Monday, July 19, 2021

Will Judge Hanen's DACA Ruling Trigger Congressional Action?

At the end of last week, Judge Andrew Hanen blocked new applications for relief under the Deferred Action for Childhood Arrivals (DACA) policy.

The U.S. government has said it will appeal the ruling.

Cameron Peters for Vox summarizes the key points of Judge Hanen's ruling:

"In his 77-page opinion, district court Judge Andrew Hanen concluded that the Deferred Action for Childhood Arrivals program, or DACA, is unlawful because it violates the Administrative Procedure Act, which governs federal rulemaking, by evading the normal “notice and comment” process in adopting new rules.

Hanen’s decision doesn’t immediately affect the 616,030 people, often known as DREAMers, who are currently protected under DACA — but it does mean that the Department of Homeland Security can no longer approve new DACA applications or grant applicants the protections DACA provides."

in the end, will Judge Hanen's ruling lead to congressional action?

President Biden and Department of Homeland Security Secretary Alejandro Mayorkas are calling for congressional action: 


Official White House Photo

President Joe Biden issued the following statement on the ruling:

"In 2012, the Obama-Biden Administration created the Deferred Action for Childhood Arrivals (DACA) policy, which has allowed hundreds of thousands of young immigrants to remain in the United States, to live, study, and work in our communities. Nine years later, Congress has not acted to provide a path to citizenship for Dreamers.

Yesterday’s Federal court ruling is deeply disappointing. While the court’s order does not now affect current DACA recipients, this decision nonetheless relegates hundreds of thousands of young immigrants to an uncertain future. The Department of Justice intends to appeal this decision in order to preserve and fortify DACA. And, as the court recognized, the Department of Homeland Security plans to issue a proposed rule concerning DACA in the near future.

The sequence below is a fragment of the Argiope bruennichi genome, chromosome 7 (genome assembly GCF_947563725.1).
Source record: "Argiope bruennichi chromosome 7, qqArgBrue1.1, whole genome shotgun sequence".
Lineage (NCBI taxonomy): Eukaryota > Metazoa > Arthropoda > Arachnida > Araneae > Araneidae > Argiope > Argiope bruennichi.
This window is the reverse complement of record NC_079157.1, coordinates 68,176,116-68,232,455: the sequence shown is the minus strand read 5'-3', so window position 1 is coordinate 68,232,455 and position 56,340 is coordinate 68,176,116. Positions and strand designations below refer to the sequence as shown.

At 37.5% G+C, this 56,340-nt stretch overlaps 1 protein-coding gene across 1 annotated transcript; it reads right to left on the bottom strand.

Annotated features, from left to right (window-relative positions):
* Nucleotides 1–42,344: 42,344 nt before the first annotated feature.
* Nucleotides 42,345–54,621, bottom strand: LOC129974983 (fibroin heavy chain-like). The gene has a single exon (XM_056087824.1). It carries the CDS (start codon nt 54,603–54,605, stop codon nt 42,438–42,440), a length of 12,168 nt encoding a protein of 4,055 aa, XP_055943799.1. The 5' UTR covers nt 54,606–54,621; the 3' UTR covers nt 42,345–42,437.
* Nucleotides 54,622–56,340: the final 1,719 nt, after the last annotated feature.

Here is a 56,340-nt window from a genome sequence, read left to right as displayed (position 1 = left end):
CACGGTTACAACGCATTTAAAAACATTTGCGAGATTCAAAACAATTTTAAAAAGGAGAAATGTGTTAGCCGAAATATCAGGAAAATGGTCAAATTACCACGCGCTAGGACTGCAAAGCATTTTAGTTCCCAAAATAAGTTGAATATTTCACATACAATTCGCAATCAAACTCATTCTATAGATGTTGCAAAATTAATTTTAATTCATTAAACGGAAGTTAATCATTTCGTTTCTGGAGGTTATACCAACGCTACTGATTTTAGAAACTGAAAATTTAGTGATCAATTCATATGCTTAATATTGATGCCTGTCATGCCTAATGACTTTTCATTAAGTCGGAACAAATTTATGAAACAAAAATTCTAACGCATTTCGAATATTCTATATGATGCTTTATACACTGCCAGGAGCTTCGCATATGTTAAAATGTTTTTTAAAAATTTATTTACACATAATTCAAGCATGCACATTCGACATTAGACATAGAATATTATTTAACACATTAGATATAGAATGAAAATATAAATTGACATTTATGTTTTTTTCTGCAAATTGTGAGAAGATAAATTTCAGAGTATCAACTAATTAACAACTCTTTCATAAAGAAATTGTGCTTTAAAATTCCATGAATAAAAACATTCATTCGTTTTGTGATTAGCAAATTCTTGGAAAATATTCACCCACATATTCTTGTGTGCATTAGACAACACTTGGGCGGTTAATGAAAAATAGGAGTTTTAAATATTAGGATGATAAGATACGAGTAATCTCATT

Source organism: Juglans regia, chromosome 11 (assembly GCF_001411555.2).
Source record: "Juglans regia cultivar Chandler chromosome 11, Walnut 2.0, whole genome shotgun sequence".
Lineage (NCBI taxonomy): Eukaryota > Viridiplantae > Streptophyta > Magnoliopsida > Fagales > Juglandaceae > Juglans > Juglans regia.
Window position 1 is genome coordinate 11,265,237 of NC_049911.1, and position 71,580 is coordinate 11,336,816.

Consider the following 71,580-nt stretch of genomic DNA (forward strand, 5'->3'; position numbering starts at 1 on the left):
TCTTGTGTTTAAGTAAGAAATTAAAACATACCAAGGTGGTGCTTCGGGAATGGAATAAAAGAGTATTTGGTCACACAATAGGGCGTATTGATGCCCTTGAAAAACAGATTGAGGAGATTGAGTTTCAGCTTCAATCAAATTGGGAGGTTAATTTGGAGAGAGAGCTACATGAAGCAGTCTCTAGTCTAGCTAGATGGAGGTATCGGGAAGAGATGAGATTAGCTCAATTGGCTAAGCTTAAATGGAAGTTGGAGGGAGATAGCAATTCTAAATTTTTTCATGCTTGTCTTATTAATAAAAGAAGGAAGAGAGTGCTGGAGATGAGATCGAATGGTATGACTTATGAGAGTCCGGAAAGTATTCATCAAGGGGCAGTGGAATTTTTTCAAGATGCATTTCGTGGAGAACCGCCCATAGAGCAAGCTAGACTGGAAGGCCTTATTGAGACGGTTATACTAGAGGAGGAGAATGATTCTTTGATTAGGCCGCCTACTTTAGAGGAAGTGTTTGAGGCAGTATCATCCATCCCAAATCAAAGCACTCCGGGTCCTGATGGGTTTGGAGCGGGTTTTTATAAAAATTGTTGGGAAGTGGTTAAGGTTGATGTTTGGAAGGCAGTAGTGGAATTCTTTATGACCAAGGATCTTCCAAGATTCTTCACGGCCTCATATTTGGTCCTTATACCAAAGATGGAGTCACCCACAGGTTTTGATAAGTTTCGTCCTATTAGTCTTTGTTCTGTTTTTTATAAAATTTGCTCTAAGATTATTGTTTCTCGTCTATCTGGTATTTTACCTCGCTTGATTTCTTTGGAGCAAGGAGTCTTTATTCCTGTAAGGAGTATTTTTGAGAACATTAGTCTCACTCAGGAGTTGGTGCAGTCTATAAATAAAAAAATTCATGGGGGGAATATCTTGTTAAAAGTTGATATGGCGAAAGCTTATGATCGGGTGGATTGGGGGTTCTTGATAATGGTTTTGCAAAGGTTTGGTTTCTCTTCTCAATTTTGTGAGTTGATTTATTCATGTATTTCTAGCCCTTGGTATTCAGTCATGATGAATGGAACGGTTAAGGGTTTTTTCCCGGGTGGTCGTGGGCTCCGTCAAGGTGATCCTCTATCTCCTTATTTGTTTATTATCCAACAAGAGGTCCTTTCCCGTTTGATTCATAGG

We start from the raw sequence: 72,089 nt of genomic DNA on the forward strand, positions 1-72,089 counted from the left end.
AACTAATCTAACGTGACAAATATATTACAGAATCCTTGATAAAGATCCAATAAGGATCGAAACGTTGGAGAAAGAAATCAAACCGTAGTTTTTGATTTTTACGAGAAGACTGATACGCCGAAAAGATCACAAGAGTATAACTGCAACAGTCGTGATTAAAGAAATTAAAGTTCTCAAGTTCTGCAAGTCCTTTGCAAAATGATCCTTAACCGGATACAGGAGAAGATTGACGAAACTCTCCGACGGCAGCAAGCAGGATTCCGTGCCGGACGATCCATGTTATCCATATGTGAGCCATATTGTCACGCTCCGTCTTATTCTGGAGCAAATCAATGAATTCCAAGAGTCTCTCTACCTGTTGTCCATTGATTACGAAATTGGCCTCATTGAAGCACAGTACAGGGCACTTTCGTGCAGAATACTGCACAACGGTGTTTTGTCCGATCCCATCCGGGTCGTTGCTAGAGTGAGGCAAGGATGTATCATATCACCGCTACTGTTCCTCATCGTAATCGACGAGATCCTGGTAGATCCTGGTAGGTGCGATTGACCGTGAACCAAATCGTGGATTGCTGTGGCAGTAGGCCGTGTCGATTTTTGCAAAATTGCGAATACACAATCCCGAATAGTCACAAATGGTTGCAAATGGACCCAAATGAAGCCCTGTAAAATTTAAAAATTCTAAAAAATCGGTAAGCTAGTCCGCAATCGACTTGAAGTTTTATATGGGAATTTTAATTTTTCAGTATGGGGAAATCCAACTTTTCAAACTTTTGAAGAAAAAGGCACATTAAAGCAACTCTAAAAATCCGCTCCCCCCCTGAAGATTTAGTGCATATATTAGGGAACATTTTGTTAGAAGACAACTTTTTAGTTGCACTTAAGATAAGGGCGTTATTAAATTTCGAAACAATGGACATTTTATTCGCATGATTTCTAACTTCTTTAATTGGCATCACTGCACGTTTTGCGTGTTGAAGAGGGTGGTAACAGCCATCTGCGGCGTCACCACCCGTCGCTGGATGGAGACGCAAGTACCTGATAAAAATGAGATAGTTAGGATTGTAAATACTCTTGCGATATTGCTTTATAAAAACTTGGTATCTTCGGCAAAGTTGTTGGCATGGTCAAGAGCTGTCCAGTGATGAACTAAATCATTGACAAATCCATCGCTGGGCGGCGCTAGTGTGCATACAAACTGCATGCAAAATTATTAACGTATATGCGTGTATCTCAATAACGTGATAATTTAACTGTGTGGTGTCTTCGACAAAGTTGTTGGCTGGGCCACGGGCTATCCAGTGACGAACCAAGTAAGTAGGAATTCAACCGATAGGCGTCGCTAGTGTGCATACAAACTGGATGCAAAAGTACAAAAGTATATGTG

But only Congress can ensure a permanent solution by granting a path to citizenship for Dreamers that will provide the certainty and stability that these young people need and deserve. I have repeatedly called on Congress to pass the American Dream and Promise Act, and I now renew that call with the greatest urgency. It is my fervent hope that through reconciliation or other means, Congress will finally provide security to all Dreamers, who have lived too long in fear." (bold added).


Department of Homeland Security Secretary Alejandro Mayorkas issued the following statement:

“I am disappointed by yesterday’s ruling and its impact on families across the country, but it will not derail our efforts to protect Dreamers.  The Biden-Harris Administration—and this country—remain as committed as ever to ensuring that Dreamers are protected from the threat of deportation and are allowed to continue to contribute to this country that is their home.  DHS remains focused on safeguarding DACA, and we will engage the public in a rulemaking process to preserve and fortify DACA.  The Department of Justice also intends to appeal yesterday’s order.  Moreover, we will continue processing DACA renewal requests, consistent with the ruling.  Still, only the passage of legislation will give full protection and a path to citizenship to DACA recipients.  In January, President Biden offered a legislative proposal, and in March the House of Representatives passed the 'American Dream and Promise Act.'  I urge Congress to act swiftly to enact legislation through the reconciliation process to provide permanent protection that the American people want and Dreamers have earned.” (bold added).
"In conjunction with its rulemaking, the government may choose to appeal Hanen's ruling, as President Biden has vowed to do. However, courts further up the ladder, including ultimately the Supreme Court, may choose to leave Hanen's decision and remedies in place until the government's rulemaking on DACA is final. That process—which under the Administrative Procedure Act would include notice of a proposed rule, comments by interested parties, and issuance of a final rule—could take up to two years to complete. In the meantime, unless Congress acts to codify DACA's benefits, recipients will be uncertain about their future."

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